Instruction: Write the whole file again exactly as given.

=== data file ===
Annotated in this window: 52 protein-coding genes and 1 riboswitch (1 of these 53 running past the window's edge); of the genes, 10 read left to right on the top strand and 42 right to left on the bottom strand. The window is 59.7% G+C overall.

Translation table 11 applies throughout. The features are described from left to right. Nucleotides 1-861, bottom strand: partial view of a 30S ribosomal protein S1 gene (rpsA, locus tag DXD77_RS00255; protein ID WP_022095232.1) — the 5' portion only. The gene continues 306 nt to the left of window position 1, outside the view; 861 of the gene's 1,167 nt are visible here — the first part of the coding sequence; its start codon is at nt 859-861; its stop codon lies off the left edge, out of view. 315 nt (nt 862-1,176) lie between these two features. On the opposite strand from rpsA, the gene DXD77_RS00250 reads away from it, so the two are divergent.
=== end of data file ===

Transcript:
Annotated in this window: 52 protein-coding genes and 1 riboswitch (1 of these 53 running past the window's edge); of the genes, 10 read left to right on the top strand and 42 right to left on the bottom strand. The window is 59.7% G+C overall.

Translation table 11 applies throughout. The features are described from left to right. Nucleotides 1-861, bottom strand: partial view of a 30S ribosomal protein S1 gene (rpsA, locus tag DXD77_RS00255; protein ID WP_022095232.1) — the 5' portion only. The gene continues 306 nt to the left of window position 1, outside the view; 861 of the gene's 1,167 nt are visible here — the first part of the coding sequence; its start codon is at nt 859-861; its stop codon lies off the left edge, out of view. 315 nt (nt 862-1,176) lie between these two features. On the opposite strand from rpsA, the gene DXD77_RS00250 reads away from it, so the two are divergent.